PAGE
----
Photos by David Pilling, 1 -2 are of developing seed at the end of May, 3 is of ripe seed at the end of June. Half of the seed was kept moist at outside temperatures after collection and started to germinate at the end of January 2014; seedlings as shown in photo 5 did not appear for many weeks. The other half of the seed kept dry before being exposed to cold and moisture did not germinate in 2014.
There are several double forms available. Picture 1 shows a green fringed garden seedling: A new cultivar appeared in Diane Whitehead's garden some year, growing between 'Vestal', which has a tuft of short white petals in the centre, and 'Bracteata' which is an unstable mix of green and white petals that varies from one flower to another, or from year to year. The new flower has a green-tinged fimbriated centre tuft that is longer than that of 'Vestal'. Picture 2 by by John Lonsdale shows Anemone nemorosa 'Kath Dryden', photo 3 shows 'Amelia', in which the transition between leaves and petals is blurred. The cultivar 'Blue Eyes' actually starts out pure white and needs a few days before the name-giving darker center becomes visible.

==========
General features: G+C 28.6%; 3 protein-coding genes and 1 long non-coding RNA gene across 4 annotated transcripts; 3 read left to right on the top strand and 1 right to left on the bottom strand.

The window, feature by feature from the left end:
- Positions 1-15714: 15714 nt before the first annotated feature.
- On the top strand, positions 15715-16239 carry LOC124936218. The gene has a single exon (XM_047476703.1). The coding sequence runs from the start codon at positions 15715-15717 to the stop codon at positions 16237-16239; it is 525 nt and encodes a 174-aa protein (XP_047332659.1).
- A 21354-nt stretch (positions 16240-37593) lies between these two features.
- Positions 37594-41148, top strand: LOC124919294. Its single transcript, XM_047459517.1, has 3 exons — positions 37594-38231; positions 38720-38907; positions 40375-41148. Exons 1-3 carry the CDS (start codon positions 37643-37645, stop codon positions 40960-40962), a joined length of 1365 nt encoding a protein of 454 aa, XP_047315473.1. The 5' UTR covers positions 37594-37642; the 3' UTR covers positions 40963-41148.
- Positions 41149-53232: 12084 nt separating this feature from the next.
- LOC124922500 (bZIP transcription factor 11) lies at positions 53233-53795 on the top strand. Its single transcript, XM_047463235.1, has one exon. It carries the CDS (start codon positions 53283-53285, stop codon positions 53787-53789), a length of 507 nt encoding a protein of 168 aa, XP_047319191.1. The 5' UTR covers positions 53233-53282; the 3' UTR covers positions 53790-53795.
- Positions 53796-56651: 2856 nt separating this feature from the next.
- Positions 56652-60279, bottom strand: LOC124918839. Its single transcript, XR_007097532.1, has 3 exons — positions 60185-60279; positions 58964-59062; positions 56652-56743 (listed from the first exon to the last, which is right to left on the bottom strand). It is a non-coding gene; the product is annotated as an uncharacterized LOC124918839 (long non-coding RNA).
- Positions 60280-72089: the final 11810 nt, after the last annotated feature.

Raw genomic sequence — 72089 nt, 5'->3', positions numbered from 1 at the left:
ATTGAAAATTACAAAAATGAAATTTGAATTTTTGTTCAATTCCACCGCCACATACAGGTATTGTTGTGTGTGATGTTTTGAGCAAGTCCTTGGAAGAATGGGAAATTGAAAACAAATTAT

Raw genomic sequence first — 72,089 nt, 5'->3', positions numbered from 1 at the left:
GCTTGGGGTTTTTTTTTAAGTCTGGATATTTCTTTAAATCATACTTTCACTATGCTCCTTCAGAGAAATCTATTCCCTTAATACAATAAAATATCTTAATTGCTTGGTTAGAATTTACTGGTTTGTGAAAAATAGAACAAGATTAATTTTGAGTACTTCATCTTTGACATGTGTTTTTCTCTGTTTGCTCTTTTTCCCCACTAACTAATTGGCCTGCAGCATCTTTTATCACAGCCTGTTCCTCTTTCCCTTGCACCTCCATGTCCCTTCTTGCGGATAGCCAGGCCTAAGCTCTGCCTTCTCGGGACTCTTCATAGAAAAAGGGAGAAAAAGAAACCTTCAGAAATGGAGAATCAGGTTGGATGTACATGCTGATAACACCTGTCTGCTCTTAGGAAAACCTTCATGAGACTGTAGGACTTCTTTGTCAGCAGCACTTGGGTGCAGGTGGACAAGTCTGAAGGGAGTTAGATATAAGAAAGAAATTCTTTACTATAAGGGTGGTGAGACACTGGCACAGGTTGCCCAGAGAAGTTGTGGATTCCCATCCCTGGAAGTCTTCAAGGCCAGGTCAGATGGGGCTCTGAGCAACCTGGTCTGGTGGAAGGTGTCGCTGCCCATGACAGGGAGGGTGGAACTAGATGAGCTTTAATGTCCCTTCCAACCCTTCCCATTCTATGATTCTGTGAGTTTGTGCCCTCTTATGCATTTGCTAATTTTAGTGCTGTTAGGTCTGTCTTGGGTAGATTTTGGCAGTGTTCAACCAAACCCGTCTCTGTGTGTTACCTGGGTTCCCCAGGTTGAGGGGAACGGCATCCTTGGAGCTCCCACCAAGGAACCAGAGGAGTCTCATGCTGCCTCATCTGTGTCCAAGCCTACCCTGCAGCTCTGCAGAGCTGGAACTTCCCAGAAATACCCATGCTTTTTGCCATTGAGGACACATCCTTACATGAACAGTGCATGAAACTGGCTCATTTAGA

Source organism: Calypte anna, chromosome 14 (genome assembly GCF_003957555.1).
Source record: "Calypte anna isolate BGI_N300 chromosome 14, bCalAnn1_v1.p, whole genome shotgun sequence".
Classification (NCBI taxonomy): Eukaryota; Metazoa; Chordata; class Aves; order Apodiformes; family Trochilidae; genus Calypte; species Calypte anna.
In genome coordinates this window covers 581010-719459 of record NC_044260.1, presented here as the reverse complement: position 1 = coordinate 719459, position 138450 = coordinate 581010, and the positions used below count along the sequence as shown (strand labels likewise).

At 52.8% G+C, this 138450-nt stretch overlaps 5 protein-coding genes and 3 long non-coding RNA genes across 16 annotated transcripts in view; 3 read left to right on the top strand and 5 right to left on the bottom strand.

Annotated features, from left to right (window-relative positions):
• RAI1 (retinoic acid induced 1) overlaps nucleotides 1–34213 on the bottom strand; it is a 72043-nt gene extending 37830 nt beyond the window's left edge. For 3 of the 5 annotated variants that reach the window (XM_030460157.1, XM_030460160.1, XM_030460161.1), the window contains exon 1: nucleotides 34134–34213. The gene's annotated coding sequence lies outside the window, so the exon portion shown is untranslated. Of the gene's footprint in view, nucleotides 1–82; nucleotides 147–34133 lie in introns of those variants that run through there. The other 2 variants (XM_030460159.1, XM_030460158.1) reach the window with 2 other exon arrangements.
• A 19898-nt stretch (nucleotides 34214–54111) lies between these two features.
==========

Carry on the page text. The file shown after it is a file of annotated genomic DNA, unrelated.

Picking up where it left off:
Anemone nemorosa 'Royal Blue' Photographs by David Pilling show commercially supplied roots on a light blue 10 mm grid; in the second one the growing tips can be seen. Photo 3 has been white balanced in an attempt to show the true color.